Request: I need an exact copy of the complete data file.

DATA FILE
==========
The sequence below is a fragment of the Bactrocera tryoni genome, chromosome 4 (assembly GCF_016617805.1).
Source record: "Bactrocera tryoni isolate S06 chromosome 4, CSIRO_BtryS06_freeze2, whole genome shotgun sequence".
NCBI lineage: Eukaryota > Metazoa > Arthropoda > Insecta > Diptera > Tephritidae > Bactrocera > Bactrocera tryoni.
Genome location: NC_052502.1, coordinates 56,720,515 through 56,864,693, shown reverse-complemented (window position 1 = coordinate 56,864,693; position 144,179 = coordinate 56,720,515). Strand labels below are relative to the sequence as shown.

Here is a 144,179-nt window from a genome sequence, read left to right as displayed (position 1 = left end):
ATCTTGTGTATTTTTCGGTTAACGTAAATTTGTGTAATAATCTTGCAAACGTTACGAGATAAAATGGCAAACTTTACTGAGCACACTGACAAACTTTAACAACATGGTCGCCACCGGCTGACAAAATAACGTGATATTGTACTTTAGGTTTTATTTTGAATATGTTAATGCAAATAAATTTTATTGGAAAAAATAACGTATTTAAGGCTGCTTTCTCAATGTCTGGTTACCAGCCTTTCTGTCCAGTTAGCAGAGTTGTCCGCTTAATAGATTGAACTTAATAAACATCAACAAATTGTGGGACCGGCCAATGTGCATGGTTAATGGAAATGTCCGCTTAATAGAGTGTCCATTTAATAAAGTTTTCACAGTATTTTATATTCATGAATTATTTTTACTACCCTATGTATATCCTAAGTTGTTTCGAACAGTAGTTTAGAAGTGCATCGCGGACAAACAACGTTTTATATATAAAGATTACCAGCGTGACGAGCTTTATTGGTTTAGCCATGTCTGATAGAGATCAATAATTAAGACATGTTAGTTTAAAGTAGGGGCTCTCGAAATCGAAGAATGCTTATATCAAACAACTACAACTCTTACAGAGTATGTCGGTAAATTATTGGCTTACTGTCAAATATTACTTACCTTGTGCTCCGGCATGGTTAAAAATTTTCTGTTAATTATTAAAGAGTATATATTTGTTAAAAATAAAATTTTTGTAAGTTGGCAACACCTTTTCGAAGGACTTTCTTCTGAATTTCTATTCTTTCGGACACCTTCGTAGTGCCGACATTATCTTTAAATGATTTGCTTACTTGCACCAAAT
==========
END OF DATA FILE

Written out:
The sequence below is a fragment of the Bactrocera tryoni genome, chromosome 4 (assembly GCF_016617805.1).
Source record: "Bactrocera tryoni isolate S06 chromosome 4, CSIRO_BtryS06_freeze2, whole genome shotgun sequence".
NCBI lineage: Eukaryota > Metazoa > Arthropoda > Insecta > Diptera > Tephritidae > Bactrocera > Bactrocera tryoni.
Genome location: NC_052502.1, coordinates 56,720,515 through 56,864,693, shown reverse-complemented (window position 1 = coordinate 56,864,693; position 144,179 = coordinate 56,720,515). Strand labels below are relative to the sequence as shown.

Here is a 144,179-nt window from a genome sequence, read left to right as displayed (position 1 = left end):
ATCTTGTGTATTTTTCGGTTAACGTAAATTTGTGTAATAATCTTGCAAACGTTACGAGATAAAATGGCAAACTTTACTGAGCACACTGACAAACTTTAACAACATGGTCGCCACCGGCTGACAAAATAACGTGATATTGTACTTTAGGTTTTATTTTGAATATGTTAATGCAAATAAATTTTATTGGAAAAAATAACGTATTTAAGGCTGCTTTCTCAATGTCTGGTTACCAGCCTTTCTGTCCAGTTAGCAGAGTTGTCCGCTTAATAGATTGAACTTAATAAACATCAACAAATTGTGGGACCGGCCAATGTGCATGGTTAATGGAAATGTCCGCTTAATAGAGTGTCCATTTAATAAAGTTTTCACAGTATTTTATATTCATGAATTATTTTTACTACCCTATGTATATCCTAAGTTGTTTCGAACAGTAGTTTAGAAGTGCATCGCGGACAAACAACGTTTTATATATAAAGATTACCAGCGTGACGAGCTTTATTGGTTTAGCCATGTCTGATAGAGATCAATAATTAAGACATGTTAGTTTAAAGTAGGGGCTCTCGAAATCGAAGAATGCTTATATCAAACAACTACAACTCTTACAGAGTATGTCGGTAAATTATTGGCTTACTGTCAAATATTACTTACCTTGTGCTCCGGCATGGTTAAAAATTTTCTGTTAATTATTAAAGAGTATATATTTGTTAAAAATAAAATTTTTGTAAGTTGGCAACACCTTTTCGAAGGACTTTCTTCTGAATTTCTATTCTTTCGGACACCTTCGTAGTGCCGACATTATCTTTAAATGATTTGCTTACTTGCACCAAAT